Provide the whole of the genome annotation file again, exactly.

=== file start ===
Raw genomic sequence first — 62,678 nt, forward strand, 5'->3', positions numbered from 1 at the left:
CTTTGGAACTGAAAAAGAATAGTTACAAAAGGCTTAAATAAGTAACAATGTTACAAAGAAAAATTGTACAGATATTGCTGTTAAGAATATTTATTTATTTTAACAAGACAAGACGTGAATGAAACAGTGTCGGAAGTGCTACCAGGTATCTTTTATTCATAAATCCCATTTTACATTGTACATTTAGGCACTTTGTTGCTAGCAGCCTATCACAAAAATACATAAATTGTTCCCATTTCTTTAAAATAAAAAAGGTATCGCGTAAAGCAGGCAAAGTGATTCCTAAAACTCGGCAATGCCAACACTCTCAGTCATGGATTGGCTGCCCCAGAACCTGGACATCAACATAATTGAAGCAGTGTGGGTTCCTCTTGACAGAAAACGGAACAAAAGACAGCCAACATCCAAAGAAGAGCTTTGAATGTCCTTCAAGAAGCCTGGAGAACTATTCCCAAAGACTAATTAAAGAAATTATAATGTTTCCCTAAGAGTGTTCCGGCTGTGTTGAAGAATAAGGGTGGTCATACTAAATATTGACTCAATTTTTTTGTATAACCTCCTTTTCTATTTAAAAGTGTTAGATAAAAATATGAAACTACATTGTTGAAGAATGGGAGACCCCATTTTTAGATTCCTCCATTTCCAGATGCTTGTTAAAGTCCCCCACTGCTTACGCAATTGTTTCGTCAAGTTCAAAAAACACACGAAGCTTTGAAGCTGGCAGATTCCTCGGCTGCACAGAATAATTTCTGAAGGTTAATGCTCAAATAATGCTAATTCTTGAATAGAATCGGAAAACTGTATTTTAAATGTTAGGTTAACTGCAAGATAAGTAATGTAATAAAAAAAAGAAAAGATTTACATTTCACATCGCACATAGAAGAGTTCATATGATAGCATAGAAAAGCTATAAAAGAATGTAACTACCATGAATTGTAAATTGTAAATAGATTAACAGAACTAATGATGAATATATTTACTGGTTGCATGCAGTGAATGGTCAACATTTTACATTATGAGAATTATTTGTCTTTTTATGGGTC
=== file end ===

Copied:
Raw genomic sequence first — 62,678 nt, forward strand, 5'->3', positions numbered from 1 at the left:
CTTTGGAACTGAAAAAGAATAGTTACAAAAGGCTTAAATAAGTAACAATGTTACAAAGAAAAATTGTACAGATATTGCTGTTAAGAATATTTATTTATTTTAACAAGACAAGACGTGAATGAAACAGTGTCGGAAGTGCTACCAGGTATCTTTTATTCATAAATCCCATTTTACATTGTACATTTAGGCACTTTGTTGCTAGCAGCCTATCACAAAAATACATAAATTGTTCCCATTTCTTTAAAATAAAAAAGGTATCGCGTAAAGCAGGCAAAGTGATTCCTAAAACTCGGCAATGCCAACACTCTCAGTCATGGATTGGCTGCCCCAGAACCTGGACATCAACATAATTGAAGCAGTGTGGGTTCCTCTTGACAGAAAACGGAACAAAAGACAGCCAACATCCAAAGAAGAGCTTTGAATGTCCTTCAAGAAGCCTGGAGAACTATTCCCAAAGACTAATTAAAGAAATTATAATGTTTCCCTAAGAGTGTTCCGGCTGTGTTGAAGAATAAGGGTGGTCATACTAAATATTGACTCAATTTTTTTGTATAACCTCCTTTTCTATTTAAAAGTGTTAGATAAAAATATGAAACTACATTGTTGAAGAATGGGAGACCCCATTTTTAGATTCCTCCATTTCCAGATGCTTGTTAAAGTCCCCCACTGCTTACGCAATTGTTTCGTCAAGTTCAAAAAACACACGAAGCTTTGAAGCTGGCAGATTCCTCGGCTGCACAGAATAATTTCTGAAGGTTAATGCTCAAATAATGCTAATTCTTGAATAGAATCGGAAAACTGTATTTTAAATGTTAGGTTAACTGCAAGATAAGTAATGTAATAAAAAAAAGAAAAGATTTACATTTCACATCGCACATAGAAGAGTTCATATGATAGCATAGAAAAGCTATAAAAGAATGTAACTACCATGAATTGTAAATTGTAAATAGATTAACAGAACTAATGATGAATATATTTACTGGTTGCATGCAGTGAATGGTCAACATTTTACATTATGAGAATTATTTGTCTTTTTATGGGTC